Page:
So… Liverpool (a) it is, for better or worse.
To be honest, to scoff at a trip to Anfield is not a great look, as I was reminded yesterday.
First, there’s the revenue raised by a full house in one of England’s biggest stadiums, which for a perpetually skint club will be a significant coffer boost, and there’s also the Anfield factor itself which, whether I wish to accept it or not, is definitely a thing.
Given the parlous state of our club right now, trips to the so-called elite of the English game are far from guaranteed in the short to medium term, so we are not really in a position to get too sniffy when the opportunity presents itself.
So Anfield it is. Next Sunday (28th). In the full glare of the live ITV cameras. Possibly our first brush with the dulcet tones of Sam Matterface.
But, hopefully, the fear felt by many (most?) City fans will not be shared by David Wagner and his players. Instead, it would be nice to think they will embrace the opportunity in the same way Bristol Rovers fearlessly embraced the opportunity to cause an upset against us.
Credit where it’s due though, because at halftime last night, after City had spent 45 minutes stinking out the Memorial Ground, progress to the fourth round looked a million miles away.
It was clear from his starting XI and bench that the prospect of a reunion with his old mucker Jurgen Klopp had whetted Wagner’s appetite for the fourth round – any notion of blooding one or more of our promising youngsters was quashed in favour of the old guard – but that message had been lost on the players.
In the first half, one team was trying to make it a full-blooded, old-school cup tie, while the other refused to play ball, preferring instead to try and tippy tappy their way to Anfield. Clearly, that was destined never to work and, judging by the second-half improvement, some stern words were dispensed at the interval.
And lo and behold… a proper cup tie ensued.
Having finally embraced the occasion and the task put before them, City looked a lot better and were finally able to gain an element of control in the game and offer a platform for the likes of Rowe and Sara and, later in the game, Sainz.
Three second half goals without reply were a fitting reward for the 800 wonderful, glorious lunatics who chose to spend a bitterly cold Wednesday evening in deepest, darkest Bristol.
Another one for them.
Amid it all were some good performances, not least from Sam McCallum who will soon start to query why he is a perpetual understudy to Dimi Giannoulis, he of the almost weekly scrapes and controversies.
While I don’t doubt that, pound for pound, the Greek international is the classier performer of the two, McCallum has shown himself to be a more-than-adequate replacement and one less prone to dramas that ultimately affect the whole team.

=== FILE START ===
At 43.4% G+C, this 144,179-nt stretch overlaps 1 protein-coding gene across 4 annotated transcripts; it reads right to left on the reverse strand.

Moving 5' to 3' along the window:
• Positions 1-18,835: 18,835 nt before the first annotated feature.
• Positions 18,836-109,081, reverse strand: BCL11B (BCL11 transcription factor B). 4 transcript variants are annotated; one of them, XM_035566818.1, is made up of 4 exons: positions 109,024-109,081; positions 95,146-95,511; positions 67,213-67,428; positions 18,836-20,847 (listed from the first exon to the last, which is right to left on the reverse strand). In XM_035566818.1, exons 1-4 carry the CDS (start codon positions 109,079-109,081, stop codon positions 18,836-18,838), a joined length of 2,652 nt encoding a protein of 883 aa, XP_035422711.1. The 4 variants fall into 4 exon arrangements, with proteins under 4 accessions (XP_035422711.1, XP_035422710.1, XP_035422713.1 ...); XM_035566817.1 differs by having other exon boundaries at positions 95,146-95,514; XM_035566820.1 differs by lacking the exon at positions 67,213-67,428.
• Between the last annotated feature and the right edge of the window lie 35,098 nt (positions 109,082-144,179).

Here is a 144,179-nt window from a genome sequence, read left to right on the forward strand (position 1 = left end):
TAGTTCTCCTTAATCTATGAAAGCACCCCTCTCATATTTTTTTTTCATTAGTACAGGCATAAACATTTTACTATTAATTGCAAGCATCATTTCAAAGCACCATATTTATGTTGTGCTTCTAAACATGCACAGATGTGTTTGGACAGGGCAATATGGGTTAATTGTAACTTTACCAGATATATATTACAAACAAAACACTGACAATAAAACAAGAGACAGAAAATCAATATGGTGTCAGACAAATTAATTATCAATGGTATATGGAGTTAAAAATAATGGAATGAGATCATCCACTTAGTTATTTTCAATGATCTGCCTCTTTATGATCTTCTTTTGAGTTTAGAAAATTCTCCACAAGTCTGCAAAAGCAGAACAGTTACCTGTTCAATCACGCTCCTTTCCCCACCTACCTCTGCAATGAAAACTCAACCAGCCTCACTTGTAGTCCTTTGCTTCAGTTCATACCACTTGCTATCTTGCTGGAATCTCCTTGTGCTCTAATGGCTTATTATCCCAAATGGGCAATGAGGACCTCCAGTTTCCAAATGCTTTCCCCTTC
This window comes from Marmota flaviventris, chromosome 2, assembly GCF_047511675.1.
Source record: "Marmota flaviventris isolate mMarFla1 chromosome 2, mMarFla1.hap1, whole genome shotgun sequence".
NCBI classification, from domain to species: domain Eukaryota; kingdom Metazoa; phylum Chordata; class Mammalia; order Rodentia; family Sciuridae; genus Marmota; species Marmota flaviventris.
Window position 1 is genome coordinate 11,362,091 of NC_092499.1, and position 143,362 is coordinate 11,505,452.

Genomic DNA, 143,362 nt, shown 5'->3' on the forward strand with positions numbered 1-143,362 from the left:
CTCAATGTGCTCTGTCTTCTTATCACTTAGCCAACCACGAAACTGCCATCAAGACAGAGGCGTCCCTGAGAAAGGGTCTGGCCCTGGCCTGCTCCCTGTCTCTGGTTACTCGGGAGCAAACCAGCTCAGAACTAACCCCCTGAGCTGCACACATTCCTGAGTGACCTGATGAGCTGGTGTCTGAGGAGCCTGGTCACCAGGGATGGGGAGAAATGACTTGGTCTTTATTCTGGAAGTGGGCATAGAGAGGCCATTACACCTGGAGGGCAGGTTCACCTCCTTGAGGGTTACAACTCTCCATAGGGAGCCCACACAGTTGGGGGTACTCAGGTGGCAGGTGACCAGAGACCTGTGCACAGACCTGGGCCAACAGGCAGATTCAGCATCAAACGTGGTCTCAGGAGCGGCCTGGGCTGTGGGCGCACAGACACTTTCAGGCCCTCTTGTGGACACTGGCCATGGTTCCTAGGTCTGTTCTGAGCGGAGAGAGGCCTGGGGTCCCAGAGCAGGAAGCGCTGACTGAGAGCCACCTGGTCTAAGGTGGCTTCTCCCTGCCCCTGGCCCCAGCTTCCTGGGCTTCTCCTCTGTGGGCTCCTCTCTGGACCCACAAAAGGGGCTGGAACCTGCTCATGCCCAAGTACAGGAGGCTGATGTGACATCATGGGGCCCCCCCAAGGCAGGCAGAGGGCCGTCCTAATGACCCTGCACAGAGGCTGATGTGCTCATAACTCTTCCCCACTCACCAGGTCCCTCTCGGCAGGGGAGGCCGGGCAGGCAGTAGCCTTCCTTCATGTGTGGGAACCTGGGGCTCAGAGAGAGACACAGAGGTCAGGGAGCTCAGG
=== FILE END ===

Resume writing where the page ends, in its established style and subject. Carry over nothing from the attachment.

Others will point to the occasional defensive lapse of the former Coventry man but, for me, for all the reasons above, he’s done enough to earn a run of games – a run that I don’t expect him to get.
But it was McCallum’s curling shot, with his wrong foot, that hit the woodwork and led to Sara’s crucial equaliser, and which changed the dynamic of the game. From thereon in, Rovers could no longer sit in and try and frustrate.
The renewed openness of the game suited City and goals two and three were borne of that little bit of extra quality that Wagner had in his armoury, even though it did take a brilliant George Long same at 2-1 to deny Chris Martin the goal that I’d assumed to be inevitable.
In the end, it was, as they say, job done. A professional one at that. Even if the prize is enough to make the sphincter twitch.
So, we plough on. Unbeaten in four games in 2024, which for some has been sufficient to allay their’ Wagner out’ calls, while others are adamant that change is the only way forward.
For me, I’ve had to reluctantly accept that Ben Knapper, for reasons either of his own or based on signals from above, has decided that any major refresh will be done at the end of the season, so we have no option but to go with it.
(I don’t like it either by the way.)
Some are perceiving Knapper’s reluctance to act, regarding both the head coach and January transfers, as a sign that Wagner and the ‘Dad’s Army’ platoon in the squad will be politely and humanely shown the door upon season’s end, but I’m not convinced.
Even with season ticket renewals almost upon us, for me, Delia, Michael, Zoe and their cabal of suits still believe the status quo will eventually deliver if only those pesky supporters would stop moaning.
Time will tell.
In the short-term, unbeaten in four in 2024 has ensured that the protective force field around Wagner remains as powerful as ever, and any calls for his removal will only serve to strengthen the resolve of said cabal.
So, Anfield it is then – which in truth offers a free swing of the glove for Wagner – but first up on Saturday, a bona fide test of our head coach’s tactical acumen.
West Brom’s Carlos Corberán has twice done a number on Wagner since he’s been in the City hot seat, and with the Baggies in fifth and chasing down Farke’s Leeds in fourth, there will be no hiding places.
Tis rarely dull in these parts, even when the football is.
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